Key Facts about Seasonal Flu Vaccination


The CDC provides answers to several key questions that patients have about flu vaccines, including why, when, and where they should get them.

The CDC recommends that everyone six months and older get a flu vaccine each year; although most health care professionals are aware of this, many patients still waver as to whether they need to get a flu shot, and are concerned that the negatives might outweigh the positives.

Share these facts from the CDC with your patients to keep them educated on how to protect themselves and their loved ones from seasonal influenza.

Why should patients get vaccinated?

According to the CDC, the seasonal flu vaccine protects against three influenza viruses that research indicates will be most common during the upcoming season. The 2010-2011 flu vaccine will protect against 2009 H1N1, and two other influenza viruses (an H3N2 virus and an influenza B virus). The viruses in the vaccine change each year based on international surveillance and scientists' estimations about which types and strains of viruses will circulate in a given year. About two weeks after vaccination, antibodies that provide protection against influenza virus infection develop in the body.

When should patients get vaccinated?

Yearly flu vaccination should begin in September or as soon as vaccine is available and continue throughout the influenza season, into December, January, and beyond. This is because the timing and duration of influenza seasons vary. While influenza outbreaks can happen as early as October, most of the time influenza activity peaks in January or later.

Where can patients get vaccinated?

Get vaccinated wherever you see vaccine available in your community. Your doctor's office, a public health clinic, supermarkets, pharmacies, schools, churches, senior centers, and a variety of other places are offering flu vaccine this season. Use this handy "Flu Vaccine Finder" widget to locate places offering flu vaccine near you.

Who needs to get vaccinated?

On February 24, 2010 vaccine experts voted that everyone six months and older should get a flu vaccine each year starting with the 2010-2011 influenza season. The CDC's Advisory Committee on Immunization Practices (ACIP) voted for "universal" flu vaccination in the United States to expand protection against the flu to more people.

While everyone should get a flu vaccine each flu season, it’s especially important that the following groups get vaccinated either because they are at high risk of having serious flu-related complications or because they live with or care for people at high risk for developing flu-related complications:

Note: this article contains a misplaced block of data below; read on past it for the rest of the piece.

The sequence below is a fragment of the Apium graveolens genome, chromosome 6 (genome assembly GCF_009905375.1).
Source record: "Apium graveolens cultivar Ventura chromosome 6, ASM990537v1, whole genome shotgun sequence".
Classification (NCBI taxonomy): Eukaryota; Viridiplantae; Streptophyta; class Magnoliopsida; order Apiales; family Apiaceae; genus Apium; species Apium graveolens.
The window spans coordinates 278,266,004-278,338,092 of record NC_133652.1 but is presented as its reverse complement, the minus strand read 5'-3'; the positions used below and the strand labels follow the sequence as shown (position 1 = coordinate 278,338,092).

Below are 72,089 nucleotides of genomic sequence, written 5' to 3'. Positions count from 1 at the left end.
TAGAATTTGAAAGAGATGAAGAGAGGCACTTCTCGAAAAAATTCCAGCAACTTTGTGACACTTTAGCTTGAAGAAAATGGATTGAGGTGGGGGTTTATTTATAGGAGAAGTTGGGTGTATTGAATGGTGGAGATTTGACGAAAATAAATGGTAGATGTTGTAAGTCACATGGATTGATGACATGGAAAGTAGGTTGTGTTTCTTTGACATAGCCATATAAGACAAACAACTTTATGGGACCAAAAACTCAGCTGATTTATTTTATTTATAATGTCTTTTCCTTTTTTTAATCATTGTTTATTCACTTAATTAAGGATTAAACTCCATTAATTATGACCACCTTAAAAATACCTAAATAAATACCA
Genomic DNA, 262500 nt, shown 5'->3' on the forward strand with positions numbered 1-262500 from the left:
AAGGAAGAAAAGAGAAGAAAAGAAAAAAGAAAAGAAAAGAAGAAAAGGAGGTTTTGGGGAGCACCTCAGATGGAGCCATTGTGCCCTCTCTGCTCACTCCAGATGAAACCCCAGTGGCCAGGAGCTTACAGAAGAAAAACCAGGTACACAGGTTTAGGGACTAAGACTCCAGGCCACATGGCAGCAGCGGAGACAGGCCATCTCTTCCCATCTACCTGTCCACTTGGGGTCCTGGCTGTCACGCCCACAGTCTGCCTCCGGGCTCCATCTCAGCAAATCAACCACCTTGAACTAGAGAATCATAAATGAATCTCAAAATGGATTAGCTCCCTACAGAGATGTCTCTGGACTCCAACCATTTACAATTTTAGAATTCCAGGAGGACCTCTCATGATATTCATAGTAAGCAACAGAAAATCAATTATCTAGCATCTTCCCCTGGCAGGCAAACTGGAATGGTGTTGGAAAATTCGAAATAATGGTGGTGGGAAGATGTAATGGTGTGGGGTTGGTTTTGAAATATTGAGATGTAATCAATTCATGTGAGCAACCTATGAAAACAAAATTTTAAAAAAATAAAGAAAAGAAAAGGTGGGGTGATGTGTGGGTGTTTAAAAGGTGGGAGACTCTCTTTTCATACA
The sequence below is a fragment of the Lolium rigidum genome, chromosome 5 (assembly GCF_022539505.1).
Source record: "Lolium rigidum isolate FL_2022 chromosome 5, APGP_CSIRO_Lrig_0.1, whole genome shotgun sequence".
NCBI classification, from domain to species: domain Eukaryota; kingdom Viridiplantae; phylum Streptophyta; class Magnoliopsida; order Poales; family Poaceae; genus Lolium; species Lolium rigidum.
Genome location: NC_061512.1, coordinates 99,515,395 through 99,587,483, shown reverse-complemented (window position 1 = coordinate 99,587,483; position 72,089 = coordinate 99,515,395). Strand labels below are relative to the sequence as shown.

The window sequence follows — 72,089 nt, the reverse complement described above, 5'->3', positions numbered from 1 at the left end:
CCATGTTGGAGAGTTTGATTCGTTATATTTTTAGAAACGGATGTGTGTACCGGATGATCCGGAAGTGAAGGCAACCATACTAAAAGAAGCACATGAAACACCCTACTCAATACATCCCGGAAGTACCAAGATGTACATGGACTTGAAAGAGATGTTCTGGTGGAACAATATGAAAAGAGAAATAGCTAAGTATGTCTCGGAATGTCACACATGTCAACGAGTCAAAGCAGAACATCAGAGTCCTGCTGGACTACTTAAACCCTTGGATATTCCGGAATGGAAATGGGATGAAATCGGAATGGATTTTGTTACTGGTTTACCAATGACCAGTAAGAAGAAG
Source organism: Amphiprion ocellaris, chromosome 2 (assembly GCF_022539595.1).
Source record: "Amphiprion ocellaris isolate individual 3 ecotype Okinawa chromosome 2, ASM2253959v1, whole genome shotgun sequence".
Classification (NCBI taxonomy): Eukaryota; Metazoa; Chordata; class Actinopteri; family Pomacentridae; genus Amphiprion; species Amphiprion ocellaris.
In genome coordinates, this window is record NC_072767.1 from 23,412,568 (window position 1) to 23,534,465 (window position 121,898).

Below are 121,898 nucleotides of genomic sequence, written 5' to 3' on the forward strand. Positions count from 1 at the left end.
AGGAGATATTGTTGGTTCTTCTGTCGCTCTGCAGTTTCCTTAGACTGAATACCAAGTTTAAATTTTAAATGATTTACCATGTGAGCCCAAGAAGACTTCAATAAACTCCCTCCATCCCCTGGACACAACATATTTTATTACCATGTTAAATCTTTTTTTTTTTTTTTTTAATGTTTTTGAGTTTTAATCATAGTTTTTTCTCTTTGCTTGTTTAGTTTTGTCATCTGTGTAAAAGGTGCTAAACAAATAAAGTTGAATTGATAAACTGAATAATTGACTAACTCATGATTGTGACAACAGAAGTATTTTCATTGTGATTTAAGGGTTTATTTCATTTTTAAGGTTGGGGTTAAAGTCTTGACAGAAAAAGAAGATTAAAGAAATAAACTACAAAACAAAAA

• Pregnant women
  • Children younger than 5, but especially children younger than 2 years old
  • People 50 years of age and older
  • People of any age with certain chronic medical conditions
  • People who live in nursing homes and other long-term care facilities
  • People who live with or care for those at high risk for complications from flu, including: health care workers, household contacts of persons at high risk for complications from the flu, and household contacts and out of home caregivers of children less than 6 months of age (these children are too young to be vaccinated)

Who can use the nasal spray flu vaccine?

It should be noted that vaccination with the nasal-spray flu vaccine is always an option for healthy people between the ages of 2-49 years who are not pregnant.

Who should not be vaccinated?

There are some people who should not get a flu vaccine without first consulting a physician. These include:

  • People who have a severe allergy to chicken eggs.
  • People who have had a severe reaction to an influenza vaccination.
  • People who developed Guillain-Barré syndrome (GBS) within 6 weeks of getting an influenza vaccine.
  • Children less than 6 months of age (influenza vaccine is not approved for this age group), and
  • People who have a moderate-to-severe illness with a fever (they should wait until they recover to get vaccinated.)

To find a flu clinic in their area, patients can visit the CDC’s Flu Vaccine Locator.

Health care providers can visit the CDC’s page on Seasonal Influenza for information tailored for physicians and nurses.

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